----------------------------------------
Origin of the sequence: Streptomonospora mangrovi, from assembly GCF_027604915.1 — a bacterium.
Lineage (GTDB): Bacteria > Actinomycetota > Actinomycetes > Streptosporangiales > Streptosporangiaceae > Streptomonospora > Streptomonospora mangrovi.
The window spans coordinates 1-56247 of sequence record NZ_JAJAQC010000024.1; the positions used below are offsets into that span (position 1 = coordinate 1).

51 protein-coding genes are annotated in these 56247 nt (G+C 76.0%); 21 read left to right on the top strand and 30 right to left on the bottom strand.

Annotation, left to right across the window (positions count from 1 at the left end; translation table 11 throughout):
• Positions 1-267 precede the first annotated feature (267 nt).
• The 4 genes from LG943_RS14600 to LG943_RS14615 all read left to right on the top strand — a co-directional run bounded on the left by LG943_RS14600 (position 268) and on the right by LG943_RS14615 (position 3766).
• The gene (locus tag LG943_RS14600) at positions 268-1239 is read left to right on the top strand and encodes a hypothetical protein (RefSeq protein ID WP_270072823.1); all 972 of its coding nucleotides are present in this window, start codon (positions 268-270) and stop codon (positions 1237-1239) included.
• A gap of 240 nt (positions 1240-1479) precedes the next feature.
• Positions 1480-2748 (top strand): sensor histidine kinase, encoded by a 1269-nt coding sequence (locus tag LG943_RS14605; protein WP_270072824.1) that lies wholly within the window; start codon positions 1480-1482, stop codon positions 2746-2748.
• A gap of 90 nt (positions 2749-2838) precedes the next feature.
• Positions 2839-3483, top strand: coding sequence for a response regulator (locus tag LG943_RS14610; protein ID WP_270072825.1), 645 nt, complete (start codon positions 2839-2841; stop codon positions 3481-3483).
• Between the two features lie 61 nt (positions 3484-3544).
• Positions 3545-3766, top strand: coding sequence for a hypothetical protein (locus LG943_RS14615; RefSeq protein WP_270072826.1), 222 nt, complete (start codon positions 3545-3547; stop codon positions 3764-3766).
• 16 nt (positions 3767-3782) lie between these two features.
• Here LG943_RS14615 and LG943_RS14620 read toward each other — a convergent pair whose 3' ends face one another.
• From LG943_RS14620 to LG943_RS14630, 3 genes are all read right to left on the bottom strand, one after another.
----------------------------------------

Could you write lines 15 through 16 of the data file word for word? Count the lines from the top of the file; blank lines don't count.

• 16 nt (positions 3767-3782) lie between these two features.
• Here LG943_RS14615 and LG943_RS14620 read toward each other — a convergent pair whose 3' ends face one another.